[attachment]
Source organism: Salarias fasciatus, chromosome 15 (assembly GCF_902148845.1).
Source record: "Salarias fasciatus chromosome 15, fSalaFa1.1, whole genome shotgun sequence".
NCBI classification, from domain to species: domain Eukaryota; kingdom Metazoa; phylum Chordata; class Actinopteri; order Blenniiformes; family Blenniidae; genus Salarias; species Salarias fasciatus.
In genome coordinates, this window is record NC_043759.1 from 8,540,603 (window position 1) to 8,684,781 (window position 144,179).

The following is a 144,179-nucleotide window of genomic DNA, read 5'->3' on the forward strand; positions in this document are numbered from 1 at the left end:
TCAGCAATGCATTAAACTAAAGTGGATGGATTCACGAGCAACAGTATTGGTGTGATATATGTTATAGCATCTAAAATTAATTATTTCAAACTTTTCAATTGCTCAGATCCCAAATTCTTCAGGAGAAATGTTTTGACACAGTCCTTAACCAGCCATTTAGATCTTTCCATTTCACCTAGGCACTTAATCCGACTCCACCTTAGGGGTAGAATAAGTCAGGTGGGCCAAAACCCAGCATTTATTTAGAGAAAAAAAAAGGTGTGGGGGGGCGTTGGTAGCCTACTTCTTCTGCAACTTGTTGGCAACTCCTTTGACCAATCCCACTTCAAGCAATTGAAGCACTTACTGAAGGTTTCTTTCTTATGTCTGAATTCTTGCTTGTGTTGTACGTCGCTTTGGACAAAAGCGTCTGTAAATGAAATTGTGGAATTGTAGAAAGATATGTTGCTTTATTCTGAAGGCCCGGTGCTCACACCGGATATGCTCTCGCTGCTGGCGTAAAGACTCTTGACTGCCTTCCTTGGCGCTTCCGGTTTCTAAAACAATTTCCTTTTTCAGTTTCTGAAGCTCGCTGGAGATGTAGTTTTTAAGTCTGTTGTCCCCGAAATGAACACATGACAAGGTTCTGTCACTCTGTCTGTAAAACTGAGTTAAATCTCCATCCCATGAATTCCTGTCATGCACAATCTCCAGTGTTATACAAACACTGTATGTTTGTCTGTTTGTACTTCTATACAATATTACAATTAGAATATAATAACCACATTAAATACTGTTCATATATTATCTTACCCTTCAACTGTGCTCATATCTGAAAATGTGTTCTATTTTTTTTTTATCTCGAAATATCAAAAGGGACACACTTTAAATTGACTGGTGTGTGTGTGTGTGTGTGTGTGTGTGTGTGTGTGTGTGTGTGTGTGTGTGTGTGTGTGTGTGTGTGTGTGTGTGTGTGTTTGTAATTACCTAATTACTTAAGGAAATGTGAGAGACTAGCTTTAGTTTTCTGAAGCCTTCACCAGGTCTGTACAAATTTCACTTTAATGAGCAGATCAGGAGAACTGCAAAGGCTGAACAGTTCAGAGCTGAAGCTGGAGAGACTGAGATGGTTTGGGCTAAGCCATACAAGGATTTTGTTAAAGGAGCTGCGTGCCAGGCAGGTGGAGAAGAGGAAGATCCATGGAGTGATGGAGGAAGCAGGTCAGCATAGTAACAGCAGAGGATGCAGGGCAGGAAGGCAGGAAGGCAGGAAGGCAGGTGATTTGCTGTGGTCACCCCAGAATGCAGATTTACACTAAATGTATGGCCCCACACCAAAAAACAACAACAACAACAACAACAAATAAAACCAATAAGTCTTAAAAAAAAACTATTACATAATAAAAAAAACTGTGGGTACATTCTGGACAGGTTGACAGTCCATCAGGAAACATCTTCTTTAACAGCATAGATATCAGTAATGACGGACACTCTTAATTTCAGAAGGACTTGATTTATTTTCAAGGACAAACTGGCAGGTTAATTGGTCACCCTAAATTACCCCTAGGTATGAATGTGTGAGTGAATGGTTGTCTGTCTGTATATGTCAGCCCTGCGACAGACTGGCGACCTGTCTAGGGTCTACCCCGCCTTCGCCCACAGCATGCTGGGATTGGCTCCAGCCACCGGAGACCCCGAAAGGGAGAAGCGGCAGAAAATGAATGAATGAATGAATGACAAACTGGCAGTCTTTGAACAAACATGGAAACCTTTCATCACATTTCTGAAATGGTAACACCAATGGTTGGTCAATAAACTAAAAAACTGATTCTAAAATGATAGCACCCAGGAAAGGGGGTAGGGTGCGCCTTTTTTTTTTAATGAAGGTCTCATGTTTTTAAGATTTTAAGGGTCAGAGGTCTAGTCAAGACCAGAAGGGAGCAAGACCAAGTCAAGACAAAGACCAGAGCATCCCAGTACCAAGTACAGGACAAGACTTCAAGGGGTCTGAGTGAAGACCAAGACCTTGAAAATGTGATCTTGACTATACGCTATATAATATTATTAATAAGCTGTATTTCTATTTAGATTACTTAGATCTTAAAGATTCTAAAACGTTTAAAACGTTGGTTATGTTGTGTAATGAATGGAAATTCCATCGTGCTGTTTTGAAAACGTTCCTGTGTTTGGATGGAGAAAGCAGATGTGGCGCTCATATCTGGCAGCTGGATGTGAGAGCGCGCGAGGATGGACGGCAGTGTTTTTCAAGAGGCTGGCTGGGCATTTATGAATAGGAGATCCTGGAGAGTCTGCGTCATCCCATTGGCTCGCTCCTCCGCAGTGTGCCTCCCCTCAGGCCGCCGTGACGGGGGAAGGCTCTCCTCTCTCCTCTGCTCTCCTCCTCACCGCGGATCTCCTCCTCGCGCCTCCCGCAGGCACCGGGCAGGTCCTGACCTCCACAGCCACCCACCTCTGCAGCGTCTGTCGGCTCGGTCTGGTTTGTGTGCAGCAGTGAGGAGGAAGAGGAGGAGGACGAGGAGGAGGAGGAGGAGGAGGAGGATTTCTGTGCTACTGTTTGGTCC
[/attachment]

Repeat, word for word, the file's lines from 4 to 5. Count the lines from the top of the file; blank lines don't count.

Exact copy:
In genome coordinates, this window is record NC_043759.1 from 8,540,603 (window position 1) to 8,684,781 (window position 144,179).

The following is a 144,179-nucleotide window of genomic DNA, read 5'->3' on the forward strand; positions in this document are numbered from 1 at the left end: